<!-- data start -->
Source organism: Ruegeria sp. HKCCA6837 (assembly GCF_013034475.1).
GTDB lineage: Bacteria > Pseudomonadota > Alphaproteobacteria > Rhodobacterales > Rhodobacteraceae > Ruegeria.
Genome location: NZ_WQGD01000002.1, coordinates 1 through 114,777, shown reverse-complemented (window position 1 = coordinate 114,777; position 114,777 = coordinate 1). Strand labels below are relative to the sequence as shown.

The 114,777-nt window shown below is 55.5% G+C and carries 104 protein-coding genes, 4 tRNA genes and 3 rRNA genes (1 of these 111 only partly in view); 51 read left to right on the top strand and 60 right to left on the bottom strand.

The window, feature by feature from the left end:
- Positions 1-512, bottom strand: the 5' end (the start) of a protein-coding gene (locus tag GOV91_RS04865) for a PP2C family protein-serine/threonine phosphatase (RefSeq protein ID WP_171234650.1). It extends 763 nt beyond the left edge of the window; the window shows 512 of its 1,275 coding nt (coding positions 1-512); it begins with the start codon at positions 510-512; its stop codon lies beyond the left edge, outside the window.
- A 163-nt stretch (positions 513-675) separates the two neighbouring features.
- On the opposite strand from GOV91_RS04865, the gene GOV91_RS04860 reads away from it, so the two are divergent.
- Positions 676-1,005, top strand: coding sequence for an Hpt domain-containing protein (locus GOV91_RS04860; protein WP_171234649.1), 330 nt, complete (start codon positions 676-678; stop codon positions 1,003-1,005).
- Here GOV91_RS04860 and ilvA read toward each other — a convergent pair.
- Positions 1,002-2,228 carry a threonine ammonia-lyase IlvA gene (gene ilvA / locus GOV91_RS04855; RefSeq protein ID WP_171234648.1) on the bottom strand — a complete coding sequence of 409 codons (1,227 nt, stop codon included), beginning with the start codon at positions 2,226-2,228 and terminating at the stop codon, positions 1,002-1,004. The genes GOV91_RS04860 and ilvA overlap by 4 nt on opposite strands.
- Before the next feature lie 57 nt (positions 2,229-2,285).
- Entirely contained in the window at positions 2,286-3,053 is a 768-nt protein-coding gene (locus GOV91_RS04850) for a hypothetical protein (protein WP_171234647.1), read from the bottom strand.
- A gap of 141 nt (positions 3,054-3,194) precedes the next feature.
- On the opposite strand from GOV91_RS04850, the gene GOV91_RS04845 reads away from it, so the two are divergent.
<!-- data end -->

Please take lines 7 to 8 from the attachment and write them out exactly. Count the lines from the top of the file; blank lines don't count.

- A 163-nt stretch (positions 513-675) separates the two neighbouring features.
- On the opposite strand from GOV91_RS04865, the gene GOV91_RS04860 reads away from it, so the two are divergent.